Although health experts have written volumes on the dangers of the cellphone suggesting it is a serious public health hazard, the modern invention literally saved 2,000 lives in flood-ravaged Uttarakhand. A traveller from Maharashtra, stranded in no man’s land along with thousands of ill-fated pilgrims at Junglechatti, is now being credited with helping rescuers locate the group after using a cellphone to transmit to them a self-drawn map (see pic on left) of the inaccessible terrain.
Jayesh Bhangdiya and a group of 2,000 pilgrims waited for rescuers at Junglechatti but since the area was completely cut off from the mainland, agencies in the rescue mission had no idea of the whereabouts of the stranded pilgrims, who were mostly from Maharashtra.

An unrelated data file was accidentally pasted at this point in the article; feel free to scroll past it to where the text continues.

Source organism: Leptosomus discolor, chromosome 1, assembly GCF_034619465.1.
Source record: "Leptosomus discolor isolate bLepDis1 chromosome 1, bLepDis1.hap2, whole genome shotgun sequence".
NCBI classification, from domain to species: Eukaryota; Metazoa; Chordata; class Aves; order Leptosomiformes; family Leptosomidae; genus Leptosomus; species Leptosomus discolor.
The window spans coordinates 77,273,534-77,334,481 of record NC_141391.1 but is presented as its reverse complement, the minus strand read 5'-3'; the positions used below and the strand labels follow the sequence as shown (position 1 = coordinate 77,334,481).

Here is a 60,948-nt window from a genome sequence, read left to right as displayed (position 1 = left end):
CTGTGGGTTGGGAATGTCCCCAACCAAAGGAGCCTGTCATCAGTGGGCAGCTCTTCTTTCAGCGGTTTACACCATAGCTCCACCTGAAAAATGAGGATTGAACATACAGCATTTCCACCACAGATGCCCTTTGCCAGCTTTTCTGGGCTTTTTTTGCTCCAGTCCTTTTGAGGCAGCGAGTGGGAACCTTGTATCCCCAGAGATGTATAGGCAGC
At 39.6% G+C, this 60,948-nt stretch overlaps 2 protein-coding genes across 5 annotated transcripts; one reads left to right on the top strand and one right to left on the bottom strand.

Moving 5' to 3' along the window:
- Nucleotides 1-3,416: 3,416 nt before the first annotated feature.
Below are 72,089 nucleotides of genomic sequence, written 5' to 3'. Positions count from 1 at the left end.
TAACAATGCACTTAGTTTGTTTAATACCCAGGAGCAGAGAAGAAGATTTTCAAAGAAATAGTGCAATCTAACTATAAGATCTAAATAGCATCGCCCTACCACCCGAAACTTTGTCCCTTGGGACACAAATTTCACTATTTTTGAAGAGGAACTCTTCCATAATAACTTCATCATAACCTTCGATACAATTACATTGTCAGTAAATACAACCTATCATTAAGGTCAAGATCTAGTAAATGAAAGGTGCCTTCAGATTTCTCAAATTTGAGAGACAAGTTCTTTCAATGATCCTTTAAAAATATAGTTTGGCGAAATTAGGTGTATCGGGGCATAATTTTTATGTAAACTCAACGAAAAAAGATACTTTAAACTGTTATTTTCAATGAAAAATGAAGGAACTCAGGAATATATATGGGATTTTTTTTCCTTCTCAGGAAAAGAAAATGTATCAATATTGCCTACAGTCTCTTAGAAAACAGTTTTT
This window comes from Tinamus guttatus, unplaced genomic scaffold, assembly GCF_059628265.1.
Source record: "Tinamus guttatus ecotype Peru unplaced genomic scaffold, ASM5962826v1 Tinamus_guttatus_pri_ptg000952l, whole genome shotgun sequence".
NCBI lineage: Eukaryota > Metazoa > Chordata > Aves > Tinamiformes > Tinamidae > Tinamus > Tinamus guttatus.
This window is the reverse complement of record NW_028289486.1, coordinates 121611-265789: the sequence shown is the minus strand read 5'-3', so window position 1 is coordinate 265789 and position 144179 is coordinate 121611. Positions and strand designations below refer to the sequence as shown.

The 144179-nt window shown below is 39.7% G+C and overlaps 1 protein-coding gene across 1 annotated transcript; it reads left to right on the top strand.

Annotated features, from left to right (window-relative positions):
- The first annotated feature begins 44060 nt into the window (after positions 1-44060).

Bhangdiya realised the small area where they were huddled was not visible to choppers and drew a map of the area on a sheet of paper, providing the exact location of stranded tourists and short notes in Hindi.
Armed with a camera phone, he clicked a photograph of the map he had drawn and forwarded it to his friend in Dehradun, who in turn informed the Inspector General of Police (Law & Order) Ram Singh Meena. The map was immediately forwarded to Army and State police officers involved in the rescue operation to evacuate stranded pilgrims.
Meena confirmed that Bhangdiya’s friend Sunil Baheti had come to see him with the map and he later alerted Army personnel to evacuate the stranded pilgrims. “A search and rescue team was dispatched with the map and was able to airdrop food items and later evacuate all pilgrims to safety. His (Bhangdiya’s) presence of mind saved many lives,” Meena said.